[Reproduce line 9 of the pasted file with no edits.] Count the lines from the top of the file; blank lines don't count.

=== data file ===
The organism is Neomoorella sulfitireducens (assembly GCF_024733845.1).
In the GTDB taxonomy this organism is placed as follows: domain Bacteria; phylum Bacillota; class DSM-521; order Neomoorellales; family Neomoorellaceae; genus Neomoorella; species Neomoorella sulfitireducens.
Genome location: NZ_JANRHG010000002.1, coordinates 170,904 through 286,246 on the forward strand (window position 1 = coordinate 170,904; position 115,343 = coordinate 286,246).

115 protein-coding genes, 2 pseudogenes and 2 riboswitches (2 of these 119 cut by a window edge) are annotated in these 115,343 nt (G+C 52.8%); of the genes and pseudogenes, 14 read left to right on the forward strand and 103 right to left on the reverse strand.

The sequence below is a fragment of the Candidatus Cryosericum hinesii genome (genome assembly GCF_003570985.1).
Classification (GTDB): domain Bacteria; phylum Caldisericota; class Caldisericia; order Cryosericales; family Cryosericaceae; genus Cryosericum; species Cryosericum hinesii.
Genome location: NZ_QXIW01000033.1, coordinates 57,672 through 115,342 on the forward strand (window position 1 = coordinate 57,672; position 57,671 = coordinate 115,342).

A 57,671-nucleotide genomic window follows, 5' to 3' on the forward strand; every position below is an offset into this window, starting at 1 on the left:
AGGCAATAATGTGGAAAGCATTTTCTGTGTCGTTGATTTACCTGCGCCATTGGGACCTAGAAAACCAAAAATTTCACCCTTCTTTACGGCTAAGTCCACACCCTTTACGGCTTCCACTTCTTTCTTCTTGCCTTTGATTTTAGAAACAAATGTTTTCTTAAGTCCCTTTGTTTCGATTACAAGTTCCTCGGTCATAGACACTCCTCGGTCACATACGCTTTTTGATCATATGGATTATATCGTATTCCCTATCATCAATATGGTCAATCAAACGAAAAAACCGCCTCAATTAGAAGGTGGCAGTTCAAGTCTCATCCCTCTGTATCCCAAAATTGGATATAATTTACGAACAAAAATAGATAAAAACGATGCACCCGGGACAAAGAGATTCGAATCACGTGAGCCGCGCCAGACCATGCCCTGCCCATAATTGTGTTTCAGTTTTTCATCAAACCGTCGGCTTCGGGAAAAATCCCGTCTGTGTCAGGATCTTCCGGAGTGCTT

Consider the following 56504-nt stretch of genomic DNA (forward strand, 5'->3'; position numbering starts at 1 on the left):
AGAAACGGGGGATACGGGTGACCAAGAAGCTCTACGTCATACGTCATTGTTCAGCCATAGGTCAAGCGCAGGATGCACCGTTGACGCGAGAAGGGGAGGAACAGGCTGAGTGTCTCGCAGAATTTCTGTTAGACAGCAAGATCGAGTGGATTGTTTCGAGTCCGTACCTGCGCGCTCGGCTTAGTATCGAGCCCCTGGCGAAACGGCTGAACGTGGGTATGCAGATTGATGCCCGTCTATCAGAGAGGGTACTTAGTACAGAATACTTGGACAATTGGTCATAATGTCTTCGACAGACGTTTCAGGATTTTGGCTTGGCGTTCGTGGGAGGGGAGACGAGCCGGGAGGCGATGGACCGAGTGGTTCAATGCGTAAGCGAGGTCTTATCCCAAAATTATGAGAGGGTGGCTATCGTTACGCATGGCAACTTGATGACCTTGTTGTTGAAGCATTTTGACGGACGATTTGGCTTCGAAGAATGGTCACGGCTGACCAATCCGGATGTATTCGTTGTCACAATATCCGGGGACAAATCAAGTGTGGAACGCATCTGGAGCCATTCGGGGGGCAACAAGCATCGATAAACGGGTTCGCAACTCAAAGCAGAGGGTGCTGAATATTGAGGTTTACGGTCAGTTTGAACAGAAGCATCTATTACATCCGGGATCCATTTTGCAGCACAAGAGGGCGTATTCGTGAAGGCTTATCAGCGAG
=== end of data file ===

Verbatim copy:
AGGCAATAATGTGGAAAGCATTTTCTGTGTCGTTGATTTACCTGCGCCATTGGGACCTAGAAAACCAAAAATTTCACCCTTCTTTACGGCTAAGTCCACACCCTTTACGGCTTCCACTTCTTTCTTCTTGCCTTTGATTTTAGAAACAAATGTTTTCTTAAGTCCCTTTGTTTCGATTACAAGTTCCTCGGTCATAGACACTCCTCGGTCACATACGCTTTTTGATCATATGGATTATATCGTATTCCCTATCATCAATATGGTCAATCAAACGAAAAAACCGCCTCAATTAGAAGGTGGCAGTTCAAGTCTCATCCCTCTGTATCCCAAAATTGGATATAATTTACGAACAAAAATAGATAAAAACGATGCACCCGGGACAAAGAGATTCGAATCACGTGAGCCGCGCCAGACCATGCCCTGCCCATAATTGTGTTTCAGTTTTTCATCAAACCGTCGGCTTCGGGAAAAATCCCGTCTGTGTCAGGATCTTCCGGAGTGCTT